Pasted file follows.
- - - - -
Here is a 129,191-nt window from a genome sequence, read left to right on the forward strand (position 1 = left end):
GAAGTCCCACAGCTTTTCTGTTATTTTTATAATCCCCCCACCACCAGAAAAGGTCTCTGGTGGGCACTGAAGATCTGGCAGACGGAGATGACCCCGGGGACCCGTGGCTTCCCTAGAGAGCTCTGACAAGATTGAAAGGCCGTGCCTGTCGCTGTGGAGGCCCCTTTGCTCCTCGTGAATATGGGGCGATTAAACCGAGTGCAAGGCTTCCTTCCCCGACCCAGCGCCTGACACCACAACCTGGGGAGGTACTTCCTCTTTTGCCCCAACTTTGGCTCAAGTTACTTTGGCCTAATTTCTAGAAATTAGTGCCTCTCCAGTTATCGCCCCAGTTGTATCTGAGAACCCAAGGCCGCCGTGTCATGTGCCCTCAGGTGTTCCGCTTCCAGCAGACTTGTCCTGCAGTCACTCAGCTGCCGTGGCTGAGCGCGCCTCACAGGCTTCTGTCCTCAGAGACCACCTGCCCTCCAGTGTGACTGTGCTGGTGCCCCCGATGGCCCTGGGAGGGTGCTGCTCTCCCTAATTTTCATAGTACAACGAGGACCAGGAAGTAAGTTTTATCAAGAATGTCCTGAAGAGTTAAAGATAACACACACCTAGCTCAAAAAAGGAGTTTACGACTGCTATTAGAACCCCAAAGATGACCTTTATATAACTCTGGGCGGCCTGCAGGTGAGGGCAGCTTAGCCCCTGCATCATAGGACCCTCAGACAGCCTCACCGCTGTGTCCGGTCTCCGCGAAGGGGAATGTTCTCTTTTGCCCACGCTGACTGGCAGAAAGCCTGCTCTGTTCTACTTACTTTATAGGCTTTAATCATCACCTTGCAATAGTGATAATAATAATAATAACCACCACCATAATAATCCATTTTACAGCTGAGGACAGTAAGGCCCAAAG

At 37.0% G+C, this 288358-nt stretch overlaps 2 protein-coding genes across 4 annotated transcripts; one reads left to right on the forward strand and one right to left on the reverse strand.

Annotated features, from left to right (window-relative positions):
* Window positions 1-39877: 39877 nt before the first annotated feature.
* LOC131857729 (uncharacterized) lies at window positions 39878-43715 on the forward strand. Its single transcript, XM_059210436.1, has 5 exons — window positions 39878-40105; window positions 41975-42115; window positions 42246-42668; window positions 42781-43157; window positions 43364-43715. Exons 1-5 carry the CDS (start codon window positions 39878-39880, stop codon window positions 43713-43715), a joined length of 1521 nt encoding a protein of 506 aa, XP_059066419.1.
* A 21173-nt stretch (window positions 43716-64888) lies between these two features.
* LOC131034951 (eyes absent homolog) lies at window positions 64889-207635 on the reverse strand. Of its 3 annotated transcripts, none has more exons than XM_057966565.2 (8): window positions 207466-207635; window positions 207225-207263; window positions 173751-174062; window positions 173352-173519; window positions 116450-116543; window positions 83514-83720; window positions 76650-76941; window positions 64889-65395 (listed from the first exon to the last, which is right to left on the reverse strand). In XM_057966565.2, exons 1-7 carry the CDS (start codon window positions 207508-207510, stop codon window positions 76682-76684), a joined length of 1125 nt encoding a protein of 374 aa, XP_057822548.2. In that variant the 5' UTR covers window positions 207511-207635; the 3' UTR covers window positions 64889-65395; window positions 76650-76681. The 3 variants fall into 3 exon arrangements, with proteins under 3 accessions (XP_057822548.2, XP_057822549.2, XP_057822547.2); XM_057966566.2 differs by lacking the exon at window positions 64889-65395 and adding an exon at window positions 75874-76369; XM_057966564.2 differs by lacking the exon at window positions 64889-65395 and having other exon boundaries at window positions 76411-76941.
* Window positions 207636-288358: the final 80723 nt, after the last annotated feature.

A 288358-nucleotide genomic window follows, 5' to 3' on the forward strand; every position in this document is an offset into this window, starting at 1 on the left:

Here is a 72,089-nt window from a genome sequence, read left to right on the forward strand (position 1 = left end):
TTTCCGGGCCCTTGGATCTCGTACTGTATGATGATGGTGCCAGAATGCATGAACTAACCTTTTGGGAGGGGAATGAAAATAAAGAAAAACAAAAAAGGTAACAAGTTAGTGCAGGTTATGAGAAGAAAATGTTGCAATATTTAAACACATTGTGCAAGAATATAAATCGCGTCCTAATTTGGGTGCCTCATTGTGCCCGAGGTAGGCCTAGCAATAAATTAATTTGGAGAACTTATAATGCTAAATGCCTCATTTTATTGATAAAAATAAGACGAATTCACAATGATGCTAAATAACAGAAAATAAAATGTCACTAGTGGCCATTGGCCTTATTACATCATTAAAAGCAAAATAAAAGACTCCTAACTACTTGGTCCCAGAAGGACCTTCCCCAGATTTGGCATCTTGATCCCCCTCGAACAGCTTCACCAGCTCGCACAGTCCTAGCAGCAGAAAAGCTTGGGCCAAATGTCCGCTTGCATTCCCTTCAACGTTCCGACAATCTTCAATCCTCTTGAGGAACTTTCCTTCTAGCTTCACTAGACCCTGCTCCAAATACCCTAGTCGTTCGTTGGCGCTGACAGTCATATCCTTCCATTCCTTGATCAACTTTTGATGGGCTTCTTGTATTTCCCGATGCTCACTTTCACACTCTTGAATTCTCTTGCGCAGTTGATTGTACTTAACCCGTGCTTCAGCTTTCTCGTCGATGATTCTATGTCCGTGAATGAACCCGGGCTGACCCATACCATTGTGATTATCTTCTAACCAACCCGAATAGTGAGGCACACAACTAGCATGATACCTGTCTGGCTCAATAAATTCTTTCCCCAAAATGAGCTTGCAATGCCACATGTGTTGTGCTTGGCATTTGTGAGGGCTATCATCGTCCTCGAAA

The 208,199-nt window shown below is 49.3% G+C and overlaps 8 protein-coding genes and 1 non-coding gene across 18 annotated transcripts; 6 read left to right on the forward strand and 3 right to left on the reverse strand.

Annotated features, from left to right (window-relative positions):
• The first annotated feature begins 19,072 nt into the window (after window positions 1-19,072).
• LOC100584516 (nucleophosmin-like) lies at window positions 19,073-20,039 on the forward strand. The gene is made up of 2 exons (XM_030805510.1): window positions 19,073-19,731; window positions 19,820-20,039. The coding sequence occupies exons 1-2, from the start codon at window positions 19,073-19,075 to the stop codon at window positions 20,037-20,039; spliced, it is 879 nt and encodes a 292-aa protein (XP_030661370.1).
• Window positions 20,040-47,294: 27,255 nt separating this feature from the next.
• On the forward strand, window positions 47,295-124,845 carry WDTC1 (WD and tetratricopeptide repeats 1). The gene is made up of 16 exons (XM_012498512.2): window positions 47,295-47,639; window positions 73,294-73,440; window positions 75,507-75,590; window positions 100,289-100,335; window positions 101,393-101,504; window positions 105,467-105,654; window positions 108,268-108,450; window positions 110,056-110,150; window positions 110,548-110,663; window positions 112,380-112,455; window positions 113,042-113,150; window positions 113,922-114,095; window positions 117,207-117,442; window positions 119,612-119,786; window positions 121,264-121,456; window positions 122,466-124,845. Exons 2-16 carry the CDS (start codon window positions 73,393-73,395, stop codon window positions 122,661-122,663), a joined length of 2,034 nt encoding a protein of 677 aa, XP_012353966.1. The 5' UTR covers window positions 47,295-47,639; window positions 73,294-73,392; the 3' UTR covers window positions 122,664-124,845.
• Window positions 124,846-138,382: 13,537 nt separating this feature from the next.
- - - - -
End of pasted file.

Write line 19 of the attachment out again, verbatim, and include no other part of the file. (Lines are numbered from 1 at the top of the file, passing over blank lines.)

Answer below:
• Window positions 124,846-138,382: 13,537 nt separating this feature from the next.